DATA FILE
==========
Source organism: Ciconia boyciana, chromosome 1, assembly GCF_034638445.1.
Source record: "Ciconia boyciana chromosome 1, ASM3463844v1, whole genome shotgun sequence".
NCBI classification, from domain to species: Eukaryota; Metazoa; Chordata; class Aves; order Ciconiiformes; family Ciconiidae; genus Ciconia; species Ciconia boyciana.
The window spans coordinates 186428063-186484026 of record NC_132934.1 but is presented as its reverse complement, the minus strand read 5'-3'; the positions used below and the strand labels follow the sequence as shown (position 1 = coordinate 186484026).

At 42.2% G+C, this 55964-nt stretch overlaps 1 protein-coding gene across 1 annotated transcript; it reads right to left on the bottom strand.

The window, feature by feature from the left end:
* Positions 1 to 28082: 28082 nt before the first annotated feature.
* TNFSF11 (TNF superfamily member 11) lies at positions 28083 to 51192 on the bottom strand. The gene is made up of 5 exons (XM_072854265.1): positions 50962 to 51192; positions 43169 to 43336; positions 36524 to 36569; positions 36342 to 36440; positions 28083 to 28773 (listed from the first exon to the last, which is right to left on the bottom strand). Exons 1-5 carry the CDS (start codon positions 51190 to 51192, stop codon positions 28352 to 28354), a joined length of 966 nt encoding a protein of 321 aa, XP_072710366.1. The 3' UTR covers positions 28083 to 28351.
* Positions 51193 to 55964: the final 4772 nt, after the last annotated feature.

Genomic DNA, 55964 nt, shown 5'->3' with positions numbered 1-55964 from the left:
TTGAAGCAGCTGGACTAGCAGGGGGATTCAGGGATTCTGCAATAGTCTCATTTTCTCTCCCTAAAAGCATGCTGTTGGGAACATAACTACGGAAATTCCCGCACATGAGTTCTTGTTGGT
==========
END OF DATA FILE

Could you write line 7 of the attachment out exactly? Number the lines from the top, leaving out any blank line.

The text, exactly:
* Positions 1 to 28082: 28082 nt before the first annotated feature.